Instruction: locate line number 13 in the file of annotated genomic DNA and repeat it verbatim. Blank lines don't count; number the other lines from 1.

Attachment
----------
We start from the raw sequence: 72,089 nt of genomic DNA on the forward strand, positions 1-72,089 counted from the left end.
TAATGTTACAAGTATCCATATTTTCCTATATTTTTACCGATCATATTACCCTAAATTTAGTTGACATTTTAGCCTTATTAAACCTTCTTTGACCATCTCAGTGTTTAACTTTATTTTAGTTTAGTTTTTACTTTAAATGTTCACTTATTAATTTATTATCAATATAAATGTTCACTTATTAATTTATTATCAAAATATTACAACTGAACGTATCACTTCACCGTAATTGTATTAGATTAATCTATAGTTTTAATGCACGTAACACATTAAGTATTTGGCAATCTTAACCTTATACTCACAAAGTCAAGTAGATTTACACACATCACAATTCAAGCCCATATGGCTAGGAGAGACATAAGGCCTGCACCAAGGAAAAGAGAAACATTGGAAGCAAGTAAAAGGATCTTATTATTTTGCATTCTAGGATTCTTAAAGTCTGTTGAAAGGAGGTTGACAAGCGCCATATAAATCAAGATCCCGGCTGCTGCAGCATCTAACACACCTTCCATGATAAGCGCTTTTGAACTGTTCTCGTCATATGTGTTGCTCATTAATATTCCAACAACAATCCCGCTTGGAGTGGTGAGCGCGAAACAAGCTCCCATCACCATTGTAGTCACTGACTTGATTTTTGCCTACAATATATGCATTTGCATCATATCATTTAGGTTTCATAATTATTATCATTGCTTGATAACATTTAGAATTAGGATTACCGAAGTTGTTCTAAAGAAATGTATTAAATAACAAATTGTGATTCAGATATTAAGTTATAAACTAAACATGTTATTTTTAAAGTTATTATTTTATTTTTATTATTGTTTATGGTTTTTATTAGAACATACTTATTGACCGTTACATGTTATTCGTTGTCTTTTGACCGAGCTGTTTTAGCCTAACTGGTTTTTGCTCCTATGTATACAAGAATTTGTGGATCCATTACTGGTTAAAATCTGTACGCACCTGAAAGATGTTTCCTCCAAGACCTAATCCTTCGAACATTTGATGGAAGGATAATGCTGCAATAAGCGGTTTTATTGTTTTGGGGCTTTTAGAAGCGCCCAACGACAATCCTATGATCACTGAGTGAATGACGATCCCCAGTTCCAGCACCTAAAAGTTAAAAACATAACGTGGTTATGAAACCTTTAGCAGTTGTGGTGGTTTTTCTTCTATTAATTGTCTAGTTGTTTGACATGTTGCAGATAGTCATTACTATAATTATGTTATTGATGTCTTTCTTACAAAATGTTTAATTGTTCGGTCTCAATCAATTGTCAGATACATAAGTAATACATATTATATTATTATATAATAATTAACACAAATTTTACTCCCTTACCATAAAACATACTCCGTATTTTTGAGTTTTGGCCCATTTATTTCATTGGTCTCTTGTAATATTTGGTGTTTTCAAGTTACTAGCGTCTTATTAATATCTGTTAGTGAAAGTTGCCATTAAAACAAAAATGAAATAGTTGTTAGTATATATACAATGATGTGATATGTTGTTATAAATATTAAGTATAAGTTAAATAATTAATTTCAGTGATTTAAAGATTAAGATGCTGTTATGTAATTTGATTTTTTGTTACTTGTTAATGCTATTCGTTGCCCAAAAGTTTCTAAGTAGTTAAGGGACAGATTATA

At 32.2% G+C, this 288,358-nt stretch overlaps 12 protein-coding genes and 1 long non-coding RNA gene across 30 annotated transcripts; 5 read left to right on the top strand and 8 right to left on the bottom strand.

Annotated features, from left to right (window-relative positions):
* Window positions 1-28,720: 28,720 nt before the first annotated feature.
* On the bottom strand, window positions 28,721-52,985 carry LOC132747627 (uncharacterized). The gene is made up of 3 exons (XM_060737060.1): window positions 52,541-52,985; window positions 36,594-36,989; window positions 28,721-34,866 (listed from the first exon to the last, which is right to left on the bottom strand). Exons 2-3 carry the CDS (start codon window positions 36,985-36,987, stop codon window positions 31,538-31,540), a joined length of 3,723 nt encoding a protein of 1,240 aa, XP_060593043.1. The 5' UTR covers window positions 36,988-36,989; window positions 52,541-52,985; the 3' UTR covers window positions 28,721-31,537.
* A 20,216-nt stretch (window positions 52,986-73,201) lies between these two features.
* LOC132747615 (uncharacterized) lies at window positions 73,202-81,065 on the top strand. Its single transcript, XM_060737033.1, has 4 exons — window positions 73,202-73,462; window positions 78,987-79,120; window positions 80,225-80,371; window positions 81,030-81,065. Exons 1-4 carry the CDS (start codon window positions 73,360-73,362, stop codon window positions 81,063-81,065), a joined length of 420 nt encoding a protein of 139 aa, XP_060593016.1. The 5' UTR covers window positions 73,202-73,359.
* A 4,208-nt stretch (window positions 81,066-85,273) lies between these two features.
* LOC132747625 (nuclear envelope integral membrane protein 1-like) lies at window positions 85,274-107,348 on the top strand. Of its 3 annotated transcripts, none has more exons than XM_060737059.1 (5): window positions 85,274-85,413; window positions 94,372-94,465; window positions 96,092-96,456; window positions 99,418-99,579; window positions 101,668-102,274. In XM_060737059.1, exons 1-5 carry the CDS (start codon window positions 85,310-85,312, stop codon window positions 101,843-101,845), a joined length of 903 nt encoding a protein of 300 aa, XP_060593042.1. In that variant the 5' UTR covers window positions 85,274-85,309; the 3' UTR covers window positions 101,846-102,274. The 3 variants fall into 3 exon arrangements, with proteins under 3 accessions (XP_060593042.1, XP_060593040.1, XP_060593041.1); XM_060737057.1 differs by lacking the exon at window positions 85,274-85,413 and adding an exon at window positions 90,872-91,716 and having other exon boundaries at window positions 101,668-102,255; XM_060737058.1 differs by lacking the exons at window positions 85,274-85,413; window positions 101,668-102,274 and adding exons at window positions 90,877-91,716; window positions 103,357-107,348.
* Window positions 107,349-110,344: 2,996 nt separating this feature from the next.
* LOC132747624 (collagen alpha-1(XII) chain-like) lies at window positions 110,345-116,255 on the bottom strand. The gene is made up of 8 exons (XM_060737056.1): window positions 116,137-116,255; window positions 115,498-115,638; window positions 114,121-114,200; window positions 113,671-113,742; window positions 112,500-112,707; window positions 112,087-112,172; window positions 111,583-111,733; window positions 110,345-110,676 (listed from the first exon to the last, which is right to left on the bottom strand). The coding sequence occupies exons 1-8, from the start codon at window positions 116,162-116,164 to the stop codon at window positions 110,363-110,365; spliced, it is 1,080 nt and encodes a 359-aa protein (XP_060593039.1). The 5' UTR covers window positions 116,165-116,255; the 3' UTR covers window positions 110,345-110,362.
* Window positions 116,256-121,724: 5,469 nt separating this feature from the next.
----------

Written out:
* Window positions 116,256-121,724: 5,469 nt separating this feature from the next.